It is widely considered that there exists a publication bias whereby it is more difficult to get null results published than it is to get positive results published in peer-reviewed journals. As a result, we might expect it to be more difficult to publish the results of a study which failed to find evidence in support of a hypothesis than one which did.
In many of the health and social sciences, an important area of work involves evaluating assessments (e.g., of mental abilities/traits, physical ability, properties of a social context, etc.) to establish that they are reliable and valid measures of whatever we intend to assess. In at least quantitative studies, this typically involves evaluating the assessment against a bar (say, that a correlation coefficient measuring inter-rater reliability should be >.7), and if it passes this bar then we take this as evidence of the reliability or validity of the assessment.
What I'm wondering is whether there is a publication bias here as well? If I evaluate an assessment and fail to find evidence that it's reliable or valid (say, the correlation was .2), am I likely to find it harder to get it published, much in the same way as I might expect to if I was to fail to find evidence of some hypothesised effect?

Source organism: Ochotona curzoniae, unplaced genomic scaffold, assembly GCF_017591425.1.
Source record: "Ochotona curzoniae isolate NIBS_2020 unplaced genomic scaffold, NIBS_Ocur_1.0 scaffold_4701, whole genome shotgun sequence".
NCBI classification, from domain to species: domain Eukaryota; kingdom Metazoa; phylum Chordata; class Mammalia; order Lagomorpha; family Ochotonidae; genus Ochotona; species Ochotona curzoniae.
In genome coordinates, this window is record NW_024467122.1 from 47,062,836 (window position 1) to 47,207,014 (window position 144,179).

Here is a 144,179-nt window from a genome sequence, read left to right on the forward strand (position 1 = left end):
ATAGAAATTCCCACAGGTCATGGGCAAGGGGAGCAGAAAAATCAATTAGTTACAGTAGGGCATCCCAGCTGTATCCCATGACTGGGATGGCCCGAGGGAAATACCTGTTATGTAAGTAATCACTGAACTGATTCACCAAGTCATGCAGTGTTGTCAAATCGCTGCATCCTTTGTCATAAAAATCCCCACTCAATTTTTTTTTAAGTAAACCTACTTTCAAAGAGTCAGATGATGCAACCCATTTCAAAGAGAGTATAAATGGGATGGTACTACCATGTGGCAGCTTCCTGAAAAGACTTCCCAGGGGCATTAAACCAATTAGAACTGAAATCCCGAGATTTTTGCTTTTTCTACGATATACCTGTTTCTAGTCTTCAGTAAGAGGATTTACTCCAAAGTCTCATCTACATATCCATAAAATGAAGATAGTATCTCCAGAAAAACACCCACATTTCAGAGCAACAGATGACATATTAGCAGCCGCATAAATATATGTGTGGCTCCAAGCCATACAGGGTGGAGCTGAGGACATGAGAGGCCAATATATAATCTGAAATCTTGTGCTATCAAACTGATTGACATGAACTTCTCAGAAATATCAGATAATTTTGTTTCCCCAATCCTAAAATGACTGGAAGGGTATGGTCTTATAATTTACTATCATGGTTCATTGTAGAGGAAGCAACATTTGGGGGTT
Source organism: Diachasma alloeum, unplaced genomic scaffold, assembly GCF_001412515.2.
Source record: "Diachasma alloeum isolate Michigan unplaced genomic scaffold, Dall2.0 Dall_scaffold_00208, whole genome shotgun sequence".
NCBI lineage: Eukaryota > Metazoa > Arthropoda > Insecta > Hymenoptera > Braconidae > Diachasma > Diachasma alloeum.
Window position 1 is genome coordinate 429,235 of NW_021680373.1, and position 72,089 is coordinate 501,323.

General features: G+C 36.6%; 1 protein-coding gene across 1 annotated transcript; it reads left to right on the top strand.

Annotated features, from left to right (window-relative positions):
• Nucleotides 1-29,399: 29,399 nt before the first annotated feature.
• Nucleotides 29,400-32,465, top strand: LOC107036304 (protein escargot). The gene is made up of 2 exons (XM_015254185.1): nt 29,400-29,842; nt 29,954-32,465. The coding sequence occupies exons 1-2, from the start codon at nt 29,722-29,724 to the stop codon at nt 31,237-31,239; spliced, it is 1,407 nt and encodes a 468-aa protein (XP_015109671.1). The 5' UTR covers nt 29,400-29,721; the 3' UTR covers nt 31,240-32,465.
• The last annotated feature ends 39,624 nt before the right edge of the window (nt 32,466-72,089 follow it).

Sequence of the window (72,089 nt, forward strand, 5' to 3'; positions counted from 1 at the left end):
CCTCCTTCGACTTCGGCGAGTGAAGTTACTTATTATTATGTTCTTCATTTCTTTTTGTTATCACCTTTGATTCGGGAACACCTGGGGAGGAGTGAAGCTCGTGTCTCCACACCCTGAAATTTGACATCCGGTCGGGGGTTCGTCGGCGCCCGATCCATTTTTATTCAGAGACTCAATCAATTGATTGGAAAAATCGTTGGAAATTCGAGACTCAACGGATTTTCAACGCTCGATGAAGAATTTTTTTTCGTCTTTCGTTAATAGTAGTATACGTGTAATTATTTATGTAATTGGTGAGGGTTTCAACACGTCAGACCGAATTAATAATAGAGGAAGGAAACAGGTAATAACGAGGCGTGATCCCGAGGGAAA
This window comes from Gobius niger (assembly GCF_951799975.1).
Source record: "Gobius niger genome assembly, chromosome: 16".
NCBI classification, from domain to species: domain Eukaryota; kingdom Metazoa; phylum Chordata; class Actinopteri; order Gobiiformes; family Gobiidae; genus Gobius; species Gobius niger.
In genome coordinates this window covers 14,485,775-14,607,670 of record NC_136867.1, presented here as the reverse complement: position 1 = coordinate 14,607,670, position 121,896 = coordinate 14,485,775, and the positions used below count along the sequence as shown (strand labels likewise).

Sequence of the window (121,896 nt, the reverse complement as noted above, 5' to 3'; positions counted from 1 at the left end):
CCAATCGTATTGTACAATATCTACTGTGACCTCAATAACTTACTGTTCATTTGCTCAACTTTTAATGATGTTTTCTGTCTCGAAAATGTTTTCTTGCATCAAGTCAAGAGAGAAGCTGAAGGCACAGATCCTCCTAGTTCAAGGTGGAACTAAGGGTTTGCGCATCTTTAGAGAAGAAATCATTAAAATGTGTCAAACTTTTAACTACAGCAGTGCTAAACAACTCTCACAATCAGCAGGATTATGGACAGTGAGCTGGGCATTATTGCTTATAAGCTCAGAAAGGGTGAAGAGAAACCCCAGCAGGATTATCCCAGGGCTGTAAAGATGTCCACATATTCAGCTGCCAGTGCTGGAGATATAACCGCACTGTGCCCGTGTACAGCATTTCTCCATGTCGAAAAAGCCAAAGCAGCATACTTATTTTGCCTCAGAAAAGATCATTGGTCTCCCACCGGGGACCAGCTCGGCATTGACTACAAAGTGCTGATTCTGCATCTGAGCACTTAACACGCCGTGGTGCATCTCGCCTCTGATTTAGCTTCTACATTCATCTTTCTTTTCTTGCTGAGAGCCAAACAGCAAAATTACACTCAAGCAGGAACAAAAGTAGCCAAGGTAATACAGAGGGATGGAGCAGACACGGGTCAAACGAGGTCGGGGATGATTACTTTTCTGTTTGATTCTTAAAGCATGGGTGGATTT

In particular, I would be interested to know whether anyone has had experiences of such a publication bias, or knows of any writing on the topic.
It seems very rare to find studies which report on how poor an assessment is, but obviously I can't rule out the possibility of another publication bias being at play here (such as the file-drawer effect).